European DMCA

Alessandro Rubini rubini at
Wed Aug 8 17:21:51 UTC 2001

David O'Callaghan:
> They lock an ebook to a particular computer, but this is not a right
> based on copyright.

That's the problem of DMCA: it allows restricting fair use and makes
illegal any tool to circumvent such restriction. Independently of
whether it is used to get back fair use or circumvent copyright.

> Once the publisher makes the first sale, they have no control over
> who uses the book, and this is as it should be.

Actually, the same (though to a much lesser extent) happens with
ebooks. I can lend the computer, or get people at my home. Or copy
information by hand. There is no NDA associated to theinformation, so
they do not control who can read it.

But this is of minor importance (and note that I defenitely do not
agree with those resctrictions, I was just trying to play the devil's

What I care about is this:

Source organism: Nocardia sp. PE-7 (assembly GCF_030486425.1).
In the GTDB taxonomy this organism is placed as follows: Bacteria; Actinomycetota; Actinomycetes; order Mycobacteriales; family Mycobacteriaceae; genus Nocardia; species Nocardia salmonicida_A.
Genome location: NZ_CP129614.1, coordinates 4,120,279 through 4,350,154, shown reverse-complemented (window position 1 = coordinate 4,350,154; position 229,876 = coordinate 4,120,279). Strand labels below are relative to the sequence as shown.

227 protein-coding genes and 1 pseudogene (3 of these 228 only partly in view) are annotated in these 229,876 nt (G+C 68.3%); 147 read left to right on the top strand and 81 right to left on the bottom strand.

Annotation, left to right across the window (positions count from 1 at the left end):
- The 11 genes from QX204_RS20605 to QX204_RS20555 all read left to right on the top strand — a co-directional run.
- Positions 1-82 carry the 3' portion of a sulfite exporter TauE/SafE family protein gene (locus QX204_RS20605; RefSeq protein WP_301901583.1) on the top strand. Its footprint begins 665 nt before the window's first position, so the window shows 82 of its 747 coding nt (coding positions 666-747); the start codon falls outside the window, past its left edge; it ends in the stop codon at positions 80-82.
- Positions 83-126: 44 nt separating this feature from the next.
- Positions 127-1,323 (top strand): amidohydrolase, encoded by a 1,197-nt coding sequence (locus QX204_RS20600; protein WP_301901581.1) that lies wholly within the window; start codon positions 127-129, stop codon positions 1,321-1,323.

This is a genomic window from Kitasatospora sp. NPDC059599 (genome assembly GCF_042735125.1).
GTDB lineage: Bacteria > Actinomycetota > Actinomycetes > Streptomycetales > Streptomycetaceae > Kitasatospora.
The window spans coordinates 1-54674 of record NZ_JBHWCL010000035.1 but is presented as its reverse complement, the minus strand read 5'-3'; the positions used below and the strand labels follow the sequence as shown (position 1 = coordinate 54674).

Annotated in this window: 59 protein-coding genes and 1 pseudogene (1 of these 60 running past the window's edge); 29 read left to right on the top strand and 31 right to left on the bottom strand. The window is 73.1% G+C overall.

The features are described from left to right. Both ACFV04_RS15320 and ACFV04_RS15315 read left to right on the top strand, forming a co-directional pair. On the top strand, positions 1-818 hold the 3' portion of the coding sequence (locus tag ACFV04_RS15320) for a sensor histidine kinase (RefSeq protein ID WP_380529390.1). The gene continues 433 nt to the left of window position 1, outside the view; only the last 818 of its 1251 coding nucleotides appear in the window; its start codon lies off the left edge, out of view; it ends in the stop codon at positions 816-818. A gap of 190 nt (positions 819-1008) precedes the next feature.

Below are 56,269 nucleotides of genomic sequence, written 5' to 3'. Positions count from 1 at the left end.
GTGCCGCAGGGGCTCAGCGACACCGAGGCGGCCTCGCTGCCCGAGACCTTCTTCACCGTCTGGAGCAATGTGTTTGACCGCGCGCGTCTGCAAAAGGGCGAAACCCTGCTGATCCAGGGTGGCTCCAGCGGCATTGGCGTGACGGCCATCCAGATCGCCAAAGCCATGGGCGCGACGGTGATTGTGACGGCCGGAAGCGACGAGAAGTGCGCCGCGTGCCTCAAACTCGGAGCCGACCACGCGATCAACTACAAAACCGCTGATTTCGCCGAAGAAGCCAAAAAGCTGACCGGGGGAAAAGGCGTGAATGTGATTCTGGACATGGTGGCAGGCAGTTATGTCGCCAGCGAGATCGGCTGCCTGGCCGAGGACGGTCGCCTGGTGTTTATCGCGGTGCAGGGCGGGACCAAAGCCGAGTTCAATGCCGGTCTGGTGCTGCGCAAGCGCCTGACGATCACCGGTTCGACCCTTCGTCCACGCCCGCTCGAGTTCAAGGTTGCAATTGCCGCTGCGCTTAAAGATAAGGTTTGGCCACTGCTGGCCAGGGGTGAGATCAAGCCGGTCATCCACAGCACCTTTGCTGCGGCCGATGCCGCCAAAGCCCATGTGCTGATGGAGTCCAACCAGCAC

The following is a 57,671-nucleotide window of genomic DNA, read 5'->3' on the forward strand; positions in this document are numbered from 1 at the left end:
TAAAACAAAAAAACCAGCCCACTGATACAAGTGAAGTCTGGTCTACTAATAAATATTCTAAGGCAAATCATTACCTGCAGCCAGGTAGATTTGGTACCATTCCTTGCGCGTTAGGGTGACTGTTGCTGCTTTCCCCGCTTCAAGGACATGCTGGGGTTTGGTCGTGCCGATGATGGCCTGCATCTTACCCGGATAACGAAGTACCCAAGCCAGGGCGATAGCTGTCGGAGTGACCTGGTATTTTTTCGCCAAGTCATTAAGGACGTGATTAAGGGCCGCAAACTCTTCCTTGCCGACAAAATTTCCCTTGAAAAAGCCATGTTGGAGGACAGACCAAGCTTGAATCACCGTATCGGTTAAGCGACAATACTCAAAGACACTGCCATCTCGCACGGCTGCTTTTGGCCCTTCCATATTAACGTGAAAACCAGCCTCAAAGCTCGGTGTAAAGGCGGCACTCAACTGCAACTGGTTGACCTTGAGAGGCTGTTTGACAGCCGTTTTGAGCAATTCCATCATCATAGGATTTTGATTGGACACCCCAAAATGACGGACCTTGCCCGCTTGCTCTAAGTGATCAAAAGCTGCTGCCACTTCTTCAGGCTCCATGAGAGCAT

> You are saying that a piece of software that COULD be modified to
> breach a copyright should not be allowed?

I'm saying that is *is* not allowed. Not that it should. That's DMCA,
that's why Dmitry has been arrested, that's why DeCSS is illegal and
people is being sued for publishing those few lines of code.

> Well it should be possible to write, say, an Adobe eBook reader that
> does not step on users 'Fair Use' rights.

No. Not while DMCA is effective. At least not in the USA. (I don't
know the details of our directive, yet, but I fear it's the same in
this respect). And US laws and companies are very powerful abroad as


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